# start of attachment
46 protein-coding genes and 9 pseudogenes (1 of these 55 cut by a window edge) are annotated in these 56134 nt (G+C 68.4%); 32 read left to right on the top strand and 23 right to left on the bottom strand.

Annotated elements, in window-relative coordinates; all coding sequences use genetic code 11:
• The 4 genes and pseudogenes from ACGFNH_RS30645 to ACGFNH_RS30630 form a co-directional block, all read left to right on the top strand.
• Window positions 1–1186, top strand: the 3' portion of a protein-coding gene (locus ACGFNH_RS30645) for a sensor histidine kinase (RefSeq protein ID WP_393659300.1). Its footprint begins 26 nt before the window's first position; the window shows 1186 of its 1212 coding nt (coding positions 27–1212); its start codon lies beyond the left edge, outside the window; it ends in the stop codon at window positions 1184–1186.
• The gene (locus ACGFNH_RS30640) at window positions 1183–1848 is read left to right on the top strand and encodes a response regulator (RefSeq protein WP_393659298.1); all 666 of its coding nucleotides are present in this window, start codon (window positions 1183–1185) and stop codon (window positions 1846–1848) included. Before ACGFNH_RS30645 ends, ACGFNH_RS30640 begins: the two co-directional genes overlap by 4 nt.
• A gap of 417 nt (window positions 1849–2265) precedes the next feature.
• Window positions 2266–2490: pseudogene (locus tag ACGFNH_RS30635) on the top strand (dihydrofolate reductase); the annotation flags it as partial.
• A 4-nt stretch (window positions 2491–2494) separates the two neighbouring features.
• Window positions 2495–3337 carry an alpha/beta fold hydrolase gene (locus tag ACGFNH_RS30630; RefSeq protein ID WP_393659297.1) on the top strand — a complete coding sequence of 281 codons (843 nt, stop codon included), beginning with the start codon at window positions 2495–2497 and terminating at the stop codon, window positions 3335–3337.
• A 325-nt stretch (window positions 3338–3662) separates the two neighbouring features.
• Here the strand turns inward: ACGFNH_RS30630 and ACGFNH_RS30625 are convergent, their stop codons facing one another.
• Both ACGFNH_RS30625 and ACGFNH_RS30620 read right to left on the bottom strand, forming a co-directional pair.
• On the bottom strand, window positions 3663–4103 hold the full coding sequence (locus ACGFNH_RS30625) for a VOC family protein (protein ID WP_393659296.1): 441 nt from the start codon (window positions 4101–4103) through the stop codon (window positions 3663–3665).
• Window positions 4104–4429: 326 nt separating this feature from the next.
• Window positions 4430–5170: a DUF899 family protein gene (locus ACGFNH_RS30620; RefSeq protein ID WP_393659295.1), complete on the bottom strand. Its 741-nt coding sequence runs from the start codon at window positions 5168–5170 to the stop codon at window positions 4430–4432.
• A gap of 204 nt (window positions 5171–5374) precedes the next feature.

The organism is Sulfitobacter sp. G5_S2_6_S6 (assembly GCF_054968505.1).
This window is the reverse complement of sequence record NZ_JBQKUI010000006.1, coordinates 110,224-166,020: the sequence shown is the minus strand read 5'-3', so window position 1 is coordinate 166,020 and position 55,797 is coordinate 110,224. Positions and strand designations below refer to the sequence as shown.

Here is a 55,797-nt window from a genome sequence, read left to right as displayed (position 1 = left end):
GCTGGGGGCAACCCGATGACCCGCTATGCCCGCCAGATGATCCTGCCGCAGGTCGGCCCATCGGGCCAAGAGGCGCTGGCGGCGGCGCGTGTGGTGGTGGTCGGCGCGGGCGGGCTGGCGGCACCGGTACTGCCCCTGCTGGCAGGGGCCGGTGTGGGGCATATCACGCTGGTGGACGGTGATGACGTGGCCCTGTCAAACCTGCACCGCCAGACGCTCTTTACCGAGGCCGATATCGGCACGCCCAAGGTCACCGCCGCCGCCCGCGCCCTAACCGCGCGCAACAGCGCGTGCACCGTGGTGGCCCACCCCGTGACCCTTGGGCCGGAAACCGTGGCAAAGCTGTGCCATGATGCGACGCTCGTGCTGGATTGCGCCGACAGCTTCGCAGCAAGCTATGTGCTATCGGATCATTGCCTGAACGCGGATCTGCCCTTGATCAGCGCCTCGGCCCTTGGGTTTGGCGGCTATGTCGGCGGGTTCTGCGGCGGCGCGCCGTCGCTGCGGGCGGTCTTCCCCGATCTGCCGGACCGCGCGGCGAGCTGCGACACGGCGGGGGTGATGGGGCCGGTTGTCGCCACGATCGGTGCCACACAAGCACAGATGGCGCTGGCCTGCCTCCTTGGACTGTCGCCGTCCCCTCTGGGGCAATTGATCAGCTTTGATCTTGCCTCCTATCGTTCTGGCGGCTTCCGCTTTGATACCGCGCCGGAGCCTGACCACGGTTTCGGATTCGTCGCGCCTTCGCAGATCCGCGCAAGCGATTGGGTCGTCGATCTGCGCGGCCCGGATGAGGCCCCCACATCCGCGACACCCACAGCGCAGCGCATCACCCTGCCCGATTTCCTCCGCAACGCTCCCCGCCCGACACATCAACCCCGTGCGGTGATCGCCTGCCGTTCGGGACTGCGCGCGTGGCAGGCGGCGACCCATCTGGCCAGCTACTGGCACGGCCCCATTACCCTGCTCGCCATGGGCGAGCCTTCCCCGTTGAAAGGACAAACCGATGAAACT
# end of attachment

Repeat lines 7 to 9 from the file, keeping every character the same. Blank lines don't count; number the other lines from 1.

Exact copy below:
• Window positions 2266–2490: pseudogene (locus tag ACGFNH_RS30635) on the top strand (dihydrofolate reductase); the annotation flags it as partial.
• A 4-nt stretch (window positions 2491–2494) separates the two neighbouring features.
• Window positions 2495–3337 carry an alpha/beta fold hydrolase gene (locus tag ACGFNH_RS30630; RefSeq protein ID WP_393659297.1) on the top strand — a complete coding sequence of 281 codons (843 nt, stop codon included), beginning with the start codon at window positions 2495–2497 and terminating at the stop codon, window positions 3335–3337.